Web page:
Robo-Buddhism: Kokoro, Technology, and Spirituality in Japan Today

Wednesday, April 10 2024 4pm

Lubar S151

Public lecture by Dr. Jennifer Robertston, Professor emerita, Departments of Anthropology and Art History, Michigan State University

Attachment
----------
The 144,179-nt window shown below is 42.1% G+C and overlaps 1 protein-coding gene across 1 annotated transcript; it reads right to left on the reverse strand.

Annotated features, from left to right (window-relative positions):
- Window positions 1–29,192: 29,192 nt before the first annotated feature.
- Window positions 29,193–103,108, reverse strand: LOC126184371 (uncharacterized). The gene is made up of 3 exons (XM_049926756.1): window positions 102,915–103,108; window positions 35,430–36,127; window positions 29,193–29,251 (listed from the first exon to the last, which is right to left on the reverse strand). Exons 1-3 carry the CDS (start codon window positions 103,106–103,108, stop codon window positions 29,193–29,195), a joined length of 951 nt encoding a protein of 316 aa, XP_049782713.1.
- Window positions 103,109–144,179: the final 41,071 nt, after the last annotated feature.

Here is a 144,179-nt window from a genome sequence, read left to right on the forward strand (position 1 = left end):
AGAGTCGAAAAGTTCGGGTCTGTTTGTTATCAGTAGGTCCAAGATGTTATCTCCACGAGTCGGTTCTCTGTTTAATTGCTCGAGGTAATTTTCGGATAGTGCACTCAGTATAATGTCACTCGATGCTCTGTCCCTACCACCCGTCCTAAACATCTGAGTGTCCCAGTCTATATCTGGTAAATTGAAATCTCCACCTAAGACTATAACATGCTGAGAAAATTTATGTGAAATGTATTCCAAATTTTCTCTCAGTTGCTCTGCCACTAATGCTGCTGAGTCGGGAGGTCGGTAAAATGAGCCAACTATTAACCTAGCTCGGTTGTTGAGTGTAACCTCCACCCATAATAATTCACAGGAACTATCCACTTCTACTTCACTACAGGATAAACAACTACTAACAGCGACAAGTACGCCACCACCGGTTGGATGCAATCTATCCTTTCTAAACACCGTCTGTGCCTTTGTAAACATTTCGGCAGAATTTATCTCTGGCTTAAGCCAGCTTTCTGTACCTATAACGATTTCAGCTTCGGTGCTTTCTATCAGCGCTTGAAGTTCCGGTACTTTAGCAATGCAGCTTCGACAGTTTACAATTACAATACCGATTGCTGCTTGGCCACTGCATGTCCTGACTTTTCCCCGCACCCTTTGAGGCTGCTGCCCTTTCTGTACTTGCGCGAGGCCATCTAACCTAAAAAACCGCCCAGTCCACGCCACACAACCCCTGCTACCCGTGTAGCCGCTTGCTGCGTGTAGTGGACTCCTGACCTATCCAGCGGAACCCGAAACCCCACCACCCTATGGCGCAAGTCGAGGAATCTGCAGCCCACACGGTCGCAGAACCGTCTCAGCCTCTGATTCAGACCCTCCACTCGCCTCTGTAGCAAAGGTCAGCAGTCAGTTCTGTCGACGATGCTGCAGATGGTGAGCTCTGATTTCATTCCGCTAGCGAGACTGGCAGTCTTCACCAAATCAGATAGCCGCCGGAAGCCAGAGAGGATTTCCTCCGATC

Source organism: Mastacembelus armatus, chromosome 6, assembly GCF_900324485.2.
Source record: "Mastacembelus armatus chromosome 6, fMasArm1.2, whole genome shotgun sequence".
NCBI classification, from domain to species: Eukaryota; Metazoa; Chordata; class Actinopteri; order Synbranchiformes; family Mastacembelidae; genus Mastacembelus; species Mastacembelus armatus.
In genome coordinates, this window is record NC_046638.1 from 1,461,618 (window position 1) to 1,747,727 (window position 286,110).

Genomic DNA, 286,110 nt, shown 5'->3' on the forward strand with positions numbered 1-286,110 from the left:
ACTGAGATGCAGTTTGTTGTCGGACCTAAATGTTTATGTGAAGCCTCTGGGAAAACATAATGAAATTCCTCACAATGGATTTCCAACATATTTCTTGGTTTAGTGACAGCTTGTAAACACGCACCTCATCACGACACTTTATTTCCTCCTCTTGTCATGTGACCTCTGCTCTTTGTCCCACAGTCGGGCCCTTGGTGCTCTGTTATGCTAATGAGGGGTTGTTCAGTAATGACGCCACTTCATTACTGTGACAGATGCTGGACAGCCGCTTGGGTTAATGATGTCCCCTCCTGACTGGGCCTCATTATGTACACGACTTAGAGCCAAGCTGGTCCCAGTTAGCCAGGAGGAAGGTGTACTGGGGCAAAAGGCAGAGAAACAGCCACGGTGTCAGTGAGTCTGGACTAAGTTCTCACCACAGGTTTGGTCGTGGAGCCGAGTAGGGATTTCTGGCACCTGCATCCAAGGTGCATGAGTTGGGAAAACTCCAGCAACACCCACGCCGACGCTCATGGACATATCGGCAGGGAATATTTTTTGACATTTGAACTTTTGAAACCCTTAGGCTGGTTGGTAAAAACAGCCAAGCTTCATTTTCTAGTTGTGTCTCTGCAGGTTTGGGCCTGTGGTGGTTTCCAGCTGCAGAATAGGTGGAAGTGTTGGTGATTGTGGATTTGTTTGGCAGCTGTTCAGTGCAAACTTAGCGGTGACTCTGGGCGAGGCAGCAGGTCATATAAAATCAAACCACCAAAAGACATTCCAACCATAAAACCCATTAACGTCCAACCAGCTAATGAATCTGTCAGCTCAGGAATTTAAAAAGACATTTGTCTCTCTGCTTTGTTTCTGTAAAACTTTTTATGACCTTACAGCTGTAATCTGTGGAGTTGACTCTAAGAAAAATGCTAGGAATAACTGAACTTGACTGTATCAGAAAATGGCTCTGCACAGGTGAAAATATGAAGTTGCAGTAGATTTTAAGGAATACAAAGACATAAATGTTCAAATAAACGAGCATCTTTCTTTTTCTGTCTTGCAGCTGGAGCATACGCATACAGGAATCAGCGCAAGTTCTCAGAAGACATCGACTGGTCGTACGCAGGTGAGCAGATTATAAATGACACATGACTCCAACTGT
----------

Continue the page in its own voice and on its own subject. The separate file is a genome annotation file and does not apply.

Kokoro (心) is widely and innovatively used in everyday parlance and figures in many Japanese idioms. Kokoro connotes intellectual, emotional, and spiritual states and attributes. Kokoro is also a key lexeme in Japan’s two main religions: the animistic native Shintō and Buddhism. In August 2017, SoftBank’s humanoid robot Pepper role-played as a Buddhist priest at a funeral services expo under the supervision of a human priest who assessed whether the robot was able perform “with kokoro.” When theorizing human-robot interactions, roboticists also include kokoro as a crucial quality and effect of social engagement. Kokoro figures centrally in the titles of several Japanese books on robots and AI. Several cognitive roboticists are working to “imagineer” (imagine + engineer) robot kokoro through innovative software algorithms and creative interpretations of AI. Pepper was conceived as a humanoid robot “with kokoro.” Technology and robots have been developed and applied for both secular and religious purposes, although the appropriation of robotic technologies and AI for religious purposes is perhaps less recognized than their secular applications. This presentation explores how religious technologies and affective human-robot relations are conjointly imagineered theoretically and in practice.